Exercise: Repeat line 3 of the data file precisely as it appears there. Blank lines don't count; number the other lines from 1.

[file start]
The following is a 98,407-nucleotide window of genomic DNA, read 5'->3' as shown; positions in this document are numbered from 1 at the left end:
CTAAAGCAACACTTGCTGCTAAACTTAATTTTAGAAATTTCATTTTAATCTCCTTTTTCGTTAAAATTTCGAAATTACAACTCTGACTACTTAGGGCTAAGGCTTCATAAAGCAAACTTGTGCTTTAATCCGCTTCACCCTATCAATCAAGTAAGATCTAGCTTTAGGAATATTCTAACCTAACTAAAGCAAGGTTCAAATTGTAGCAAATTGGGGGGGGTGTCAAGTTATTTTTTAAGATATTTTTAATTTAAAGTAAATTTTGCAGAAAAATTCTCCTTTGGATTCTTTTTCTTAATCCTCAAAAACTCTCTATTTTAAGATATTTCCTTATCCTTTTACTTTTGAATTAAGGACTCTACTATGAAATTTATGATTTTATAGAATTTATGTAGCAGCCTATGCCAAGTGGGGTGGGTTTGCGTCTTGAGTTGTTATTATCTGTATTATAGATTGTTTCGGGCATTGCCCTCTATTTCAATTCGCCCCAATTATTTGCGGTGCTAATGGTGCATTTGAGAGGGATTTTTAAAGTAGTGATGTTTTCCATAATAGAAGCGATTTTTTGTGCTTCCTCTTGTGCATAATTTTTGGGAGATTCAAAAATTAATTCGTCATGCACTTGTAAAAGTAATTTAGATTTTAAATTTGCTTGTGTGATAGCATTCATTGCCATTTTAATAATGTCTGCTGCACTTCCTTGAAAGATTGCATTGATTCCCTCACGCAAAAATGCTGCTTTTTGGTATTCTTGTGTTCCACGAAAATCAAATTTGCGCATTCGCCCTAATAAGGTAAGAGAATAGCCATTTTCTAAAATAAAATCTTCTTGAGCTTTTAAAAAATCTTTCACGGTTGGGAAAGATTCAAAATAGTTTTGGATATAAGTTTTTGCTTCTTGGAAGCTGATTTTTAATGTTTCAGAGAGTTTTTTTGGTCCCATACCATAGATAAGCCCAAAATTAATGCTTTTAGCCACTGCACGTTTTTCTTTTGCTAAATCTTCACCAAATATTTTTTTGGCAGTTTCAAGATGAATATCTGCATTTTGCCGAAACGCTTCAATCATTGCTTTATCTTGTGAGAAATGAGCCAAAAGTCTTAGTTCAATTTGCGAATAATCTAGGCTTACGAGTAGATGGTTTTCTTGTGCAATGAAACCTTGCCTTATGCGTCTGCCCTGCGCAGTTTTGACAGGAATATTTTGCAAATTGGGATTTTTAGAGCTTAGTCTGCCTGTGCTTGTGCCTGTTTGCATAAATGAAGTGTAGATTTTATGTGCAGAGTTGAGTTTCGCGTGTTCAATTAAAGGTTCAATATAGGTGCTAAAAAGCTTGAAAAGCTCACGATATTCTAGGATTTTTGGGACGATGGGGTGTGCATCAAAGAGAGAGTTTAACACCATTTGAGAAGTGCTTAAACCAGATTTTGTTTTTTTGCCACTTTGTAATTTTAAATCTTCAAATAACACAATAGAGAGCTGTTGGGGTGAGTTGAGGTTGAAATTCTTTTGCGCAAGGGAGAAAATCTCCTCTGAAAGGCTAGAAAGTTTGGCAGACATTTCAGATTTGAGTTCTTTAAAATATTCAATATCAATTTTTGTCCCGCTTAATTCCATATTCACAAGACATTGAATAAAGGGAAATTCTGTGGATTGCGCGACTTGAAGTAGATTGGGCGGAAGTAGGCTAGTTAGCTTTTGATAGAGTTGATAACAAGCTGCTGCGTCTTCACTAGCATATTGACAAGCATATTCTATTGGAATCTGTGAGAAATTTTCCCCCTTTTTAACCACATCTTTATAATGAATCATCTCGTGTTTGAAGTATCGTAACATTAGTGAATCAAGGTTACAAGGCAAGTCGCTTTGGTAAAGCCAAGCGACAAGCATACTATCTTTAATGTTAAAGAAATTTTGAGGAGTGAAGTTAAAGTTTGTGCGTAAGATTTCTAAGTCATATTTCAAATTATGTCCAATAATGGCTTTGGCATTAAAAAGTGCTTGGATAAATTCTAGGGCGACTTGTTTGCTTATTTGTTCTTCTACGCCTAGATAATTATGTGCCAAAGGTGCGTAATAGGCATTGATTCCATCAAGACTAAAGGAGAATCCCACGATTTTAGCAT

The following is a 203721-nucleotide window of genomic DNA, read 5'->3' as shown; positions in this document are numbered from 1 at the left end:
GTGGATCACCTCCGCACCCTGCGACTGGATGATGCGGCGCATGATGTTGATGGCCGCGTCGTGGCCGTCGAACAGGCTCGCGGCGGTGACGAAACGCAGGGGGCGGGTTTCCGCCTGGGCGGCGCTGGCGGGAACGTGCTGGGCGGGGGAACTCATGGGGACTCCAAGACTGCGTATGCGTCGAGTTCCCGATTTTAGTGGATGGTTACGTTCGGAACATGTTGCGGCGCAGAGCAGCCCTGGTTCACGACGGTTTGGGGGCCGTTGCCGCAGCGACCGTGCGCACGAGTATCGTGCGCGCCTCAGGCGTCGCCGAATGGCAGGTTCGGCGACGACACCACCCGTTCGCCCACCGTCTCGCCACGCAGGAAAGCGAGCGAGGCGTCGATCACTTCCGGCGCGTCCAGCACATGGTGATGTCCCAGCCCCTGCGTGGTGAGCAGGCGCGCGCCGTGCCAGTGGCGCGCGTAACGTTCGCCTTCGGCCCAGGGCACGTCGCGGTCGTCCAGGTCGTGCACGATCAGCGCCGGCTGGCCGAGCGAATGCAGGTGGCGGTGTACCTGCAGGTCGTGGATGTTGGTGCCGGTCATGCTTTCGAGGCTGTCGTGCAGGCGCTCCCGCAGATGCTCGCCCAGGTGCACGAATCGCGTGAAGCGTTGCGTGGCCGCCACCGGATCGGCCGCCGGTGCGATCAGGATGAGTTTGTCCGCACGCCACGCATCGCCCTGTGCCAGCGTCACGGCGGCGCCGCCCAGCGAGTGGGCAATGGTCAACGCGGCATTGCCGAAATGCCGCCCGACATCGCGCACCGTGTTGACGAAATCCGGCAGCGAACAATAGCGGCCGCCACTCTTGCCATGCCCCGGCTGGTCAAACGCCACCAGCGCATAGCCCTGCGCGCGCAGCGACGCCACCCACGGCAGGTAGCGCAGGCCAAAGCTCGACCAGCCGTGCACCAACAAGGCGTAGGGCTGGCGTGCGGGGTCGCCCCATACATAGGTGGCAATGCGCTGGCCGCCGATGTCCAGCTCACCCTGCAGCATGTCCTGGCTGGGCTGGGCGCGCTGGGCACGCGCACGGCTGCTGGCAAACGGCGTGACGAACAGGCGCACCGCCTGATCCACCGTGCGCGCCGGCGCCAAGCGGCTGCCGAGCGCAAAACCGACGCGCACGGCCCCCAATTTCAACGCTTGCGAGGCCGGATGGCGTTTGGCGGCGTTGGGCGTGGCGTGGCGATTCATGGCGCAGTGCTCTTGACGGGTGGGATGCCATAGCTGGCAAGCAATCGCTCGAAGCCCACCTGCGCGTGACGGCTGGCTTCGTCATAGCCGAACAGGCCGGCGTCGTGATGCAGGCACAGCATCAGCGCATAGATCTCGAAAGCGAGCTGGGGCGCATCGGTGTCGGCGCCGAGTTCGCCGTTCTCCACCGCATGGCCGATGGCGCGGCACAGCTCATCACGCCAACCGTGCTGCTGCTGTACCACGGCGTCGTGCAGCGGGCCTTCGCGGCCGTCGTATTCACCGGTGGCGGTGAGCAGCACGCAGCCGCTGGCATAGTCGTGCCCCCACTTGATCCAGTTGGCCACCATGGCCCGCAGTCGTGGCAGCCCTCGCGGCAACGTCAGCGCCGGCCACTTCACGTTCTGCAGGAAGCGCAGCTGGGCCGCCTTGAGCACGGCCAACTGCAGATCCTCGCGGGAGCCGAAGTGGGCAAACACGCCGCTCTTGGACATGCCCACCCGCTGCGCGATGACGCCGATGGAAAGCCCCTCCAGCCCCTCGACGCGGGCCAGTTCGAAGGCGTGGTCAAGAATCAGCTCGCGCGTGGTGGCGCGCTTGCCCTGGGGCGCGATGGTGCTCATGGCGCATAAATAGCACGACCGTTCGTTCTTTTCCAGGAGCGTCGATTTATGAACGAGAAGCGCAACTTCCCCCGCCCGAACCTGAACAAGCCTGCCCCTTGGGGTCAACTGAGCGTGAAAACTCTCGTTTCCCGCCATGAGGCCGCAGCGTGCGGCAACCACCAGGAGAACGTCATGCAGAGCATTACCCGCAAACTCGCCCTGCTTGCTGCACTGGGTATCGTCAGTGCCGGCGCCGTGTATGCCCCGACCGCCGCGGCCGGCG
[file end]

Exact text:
The following is a 203721-nucleotide window of genomic DNA, read 5'->3' as shown; positions in this document are numbered from 1 at the left end: